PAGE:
A woman having informed me that a scouting party came along at seven A. M. daily to the church, I placed in ambush Capt. Allan M. Seymour with his company. He had just placed his men in position, when his alluring detail was suddenly attacked by nine or ten men, supported by some fifty others. Capt. Seymour immediately charged, forcing the advance back upon their supports. I went to his assistance with a small force, leaving Major Chapman and Davies to guard the cross-roads at the church. The enemy was whipped and driven into the river. Lieutenant Kimball crossed and soon returned, reporting that the camp was in sight and the enemy in column of platoons in the road, with skirmishers covering several hundred yards in front. I ordered up the reserve, and with Major Davies and Captain Walters reconnoitred the enemy. He occupied a good position on the brow of a hill sloping gently toward the river — level in rear and a fine position for a cavalry fight. I determined at once to attack him, leaving Captains Seymour, McIrvin and Grinton to guard the ford. I directed Major Davies to deploy the carbineers of the Harris Light cavalry as skirmishers on the right and left of the road in columns of platoons to charge. Major Davies advanced rapidly with his skirmishers, gaining ground to the right for the purpose of flanking the enemy and forcing his skirmishers back and beyond his column in the road. Major Chapman seeing that this column was about to retire, charged most gallantly, routing and pursuing him to within sight of Hanover Junction, nearly five miles. His camp was destroyed, tents and stores burned, also seven car loads of grain. Suddenly and almost unexpectedly a large force of cavalry (afterwards found to be Stuart's) came down on the right. I ordered up the reserve, and the enemy, though greatly outnumbering our tired and worn-out soldiers, was promptly met by Majors Davies and Chapman, and forced back in great confusion far beyond the range of Capt. Walters's carbineers. Having accomplished all that could be done with safety, I at once recrossed the river and took up a strong position near the church. The enemy did not have the boldness to follow. At twelve M. we started for Fredericksburgh, and reached camp at eleven P. M. of the same day. During the long march, and the two skirmishes in the morning, the whole command, officers and men, conducted themselves most nobly. I would particularly mention Major Davies, who deserves great credit for the gallant and able manner in which he handled his skirmishers. He and his officers, Capt. Walters and Lieut. Plum, of company L, and Lieut. Kimball, of company F, were constantly in the advance, and exposed to the sharpest fire of the enemy. Major Chapman and his whole command, who promptly obeyed each order and charged most gallantly — braver and more eager men never met an enemy; Adjutant Benjamin Gregory, who fearlessly and correctly carried orders on the field, and his untiring exertions during the entire expeditions; Sergeants McCutchen, company F, Gribben and Harris, company L, and Regimental Color-Sergeant Alfred Randolph, won praise from all by deeds of daring done by each. I have the honor to be your obed't servant,
Judson Kilpatrick, Lieutenant-Colonel Commanding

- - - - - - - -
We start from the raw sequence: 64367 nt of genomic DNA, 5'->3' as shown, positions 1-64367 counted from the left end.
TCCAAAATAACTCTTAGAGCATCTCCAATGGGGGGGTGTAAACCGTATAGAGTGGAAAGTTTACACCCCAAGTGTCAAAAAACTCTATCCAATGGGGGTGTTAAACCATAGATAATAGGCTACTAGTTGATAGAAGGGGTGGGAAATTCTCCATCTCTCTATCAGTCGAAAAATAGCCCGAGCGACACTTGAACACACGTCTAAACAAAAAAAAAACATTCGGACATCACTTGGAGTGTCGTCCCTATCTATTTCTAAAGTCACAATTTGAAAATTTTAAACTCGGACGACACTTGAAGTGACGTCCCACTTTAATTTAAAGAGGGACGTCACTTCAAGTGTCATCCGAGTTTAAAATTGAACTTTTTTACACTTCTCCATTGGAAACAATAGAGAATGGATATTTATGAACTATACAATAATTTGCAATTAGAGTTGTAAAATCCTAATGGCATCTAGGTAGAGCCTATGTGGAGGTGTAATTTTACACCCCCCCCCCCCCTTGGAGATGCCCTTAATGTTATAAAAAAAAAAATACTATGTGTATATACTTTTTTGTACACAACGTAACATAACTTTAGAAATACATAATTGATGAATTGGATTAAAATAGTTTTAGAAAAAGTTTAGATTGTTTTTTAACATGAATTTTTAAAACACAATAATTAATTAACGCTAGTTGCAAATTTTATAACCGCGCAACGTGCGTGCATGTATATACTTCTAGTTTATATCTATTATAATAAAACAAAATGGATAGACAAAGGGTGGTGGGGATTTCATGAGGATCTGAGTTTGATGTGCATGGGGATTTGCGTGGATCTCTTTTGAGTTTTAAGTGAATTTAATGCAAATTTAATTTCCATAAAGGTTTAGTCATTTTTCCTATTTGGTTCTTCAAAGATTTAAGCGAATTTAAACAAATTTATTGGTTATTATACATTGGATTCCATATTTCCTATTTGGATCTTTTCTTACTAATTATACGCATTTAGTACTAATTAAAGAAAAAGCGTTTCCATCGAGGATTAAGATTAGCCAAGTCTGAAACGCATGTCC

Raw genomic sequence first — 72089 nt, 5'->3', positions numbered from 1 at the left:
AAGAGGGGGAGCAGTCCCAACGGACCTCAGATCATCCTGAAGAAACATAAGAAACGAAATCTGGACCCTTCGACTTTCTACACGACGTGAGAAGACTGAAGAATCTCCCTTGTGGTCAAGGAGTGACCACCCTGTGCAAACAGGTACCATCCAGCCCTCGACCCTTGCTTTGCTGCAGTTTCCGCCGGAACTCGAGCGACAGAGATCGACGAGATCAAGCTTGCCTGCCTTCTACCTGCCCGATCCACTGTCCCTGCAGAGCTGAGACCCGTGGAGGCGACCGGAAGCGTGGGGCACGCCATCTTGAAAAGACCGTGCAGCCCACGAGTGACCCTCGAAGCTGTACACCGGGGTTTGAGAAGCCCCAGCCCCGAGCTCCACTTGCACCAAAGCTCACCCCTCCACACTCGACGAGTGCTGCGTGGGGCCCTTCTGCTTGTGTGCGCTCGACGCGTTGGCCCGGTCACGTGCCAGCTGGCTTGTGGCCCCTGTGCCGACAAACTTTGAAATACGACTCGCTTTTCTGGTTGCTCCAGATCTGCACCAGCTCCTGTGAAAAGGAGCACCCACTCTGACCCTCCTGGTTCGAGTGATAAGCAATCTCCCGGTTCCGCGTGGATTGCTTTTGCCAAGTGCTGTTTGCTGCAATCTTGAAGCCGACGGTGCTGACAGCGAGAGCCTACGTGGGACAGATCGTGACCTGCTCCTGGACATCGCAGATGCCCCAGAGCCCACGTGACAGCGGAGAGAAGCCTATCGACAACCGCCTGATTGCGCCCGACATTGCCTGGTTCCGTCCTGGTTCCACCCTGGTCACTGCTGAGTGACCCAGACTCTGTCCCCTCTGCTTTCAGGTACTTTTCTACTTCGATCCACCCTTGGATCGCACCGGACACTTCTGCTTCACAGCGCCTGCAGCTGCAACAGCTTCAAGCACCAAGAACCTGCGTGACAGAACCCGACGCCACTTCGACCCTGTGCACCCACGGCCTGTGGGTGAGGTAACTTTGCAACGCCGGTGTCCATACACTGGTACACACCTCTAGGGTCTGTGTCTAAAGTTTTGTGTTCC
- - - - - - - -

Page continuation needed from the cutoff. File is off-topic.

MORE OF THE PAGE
A National account.
Fredericksburgh, July 24, 1869.Immediately upon the heels of the brilliant dash upon Beaver Dam, and before the exuberance and congratulations have ceased, another affair, equally daring in its conception and surpassingly successful, has instilled enthusiasm into the ranks and opened the eyes of rebeldom to the new order of things. As our cavalry returned from Beaver Dam on Sunday evening, it will be remembered that the rebels followed them up to within a short distance of Fredericksburgh. Finding that they could not overtake us, they proceeded down towards the Bowling Green road, where they surprised a party of the Third Indiana cavalry, capturing a lieutenant and seven men. On Tuesday evening, at four o'clock, Lieut.-Col. Kilpatrick started out in pursuit of the enemy, believed to be lurking in our vicinity, with one hundred and eighty men of the Harris light cavalry, under Major Davies; one hundred and twenty of the Third Indiana, under Major Chapman; and companies B and E of the Brooklyn Fourteenth, under Capt. Mallory. Sixteen miles from Fredericksburgh, at the junction of the Bowling Green and Newmarket roads, the command bivouacked for the night, and at two o'clock next morning Col. Kilpatrick pushed on with the cavalry, leaving the infantry to guard the ford of the Mattapony, and to act as a reserve in an emergency. Mount Carmel was reached at daylight. Here it was expected the rebels were encamped, and preparations were made for surprising them, but no enemy could be found. Hearing that the rebels passed along there every morning, Colonel Kilpatrick sent Capt. Seymour, with fifty men, to ambush them; but the party had proceeded but a short distance before they suddenly came upon the enemy. The command immediately charged upon the rebels, who broke like sheep, and rushing down to the North Anna River, abandoned horses, arms, clothing, and every thing, and plunged pell mell into the stream. Following them across, the pursuit was continued until Kilpatrick came upon them, drawn up in the road in columns of platoons, with dismounted men, armed with rifles, deployed as skirmishers in the fields to the right and left. Although having an inferior force, Col. Kilpatrick determined to attack them. A number of men were deployed as skirmishers, and the column drawn up preparatory to a charge. In the mean time Col. Kilpatrick, Major Davies, and Capt. Walters rode up towards the enemy, only three hundred yards distant, and opened conversation, the rebels inquiring what he wanted, to which the Colonel replied: “What does it look like?” Returning to the column, the skirmishers, under Major Davies and Capt. Walters, commenced to advance. As yet not a shot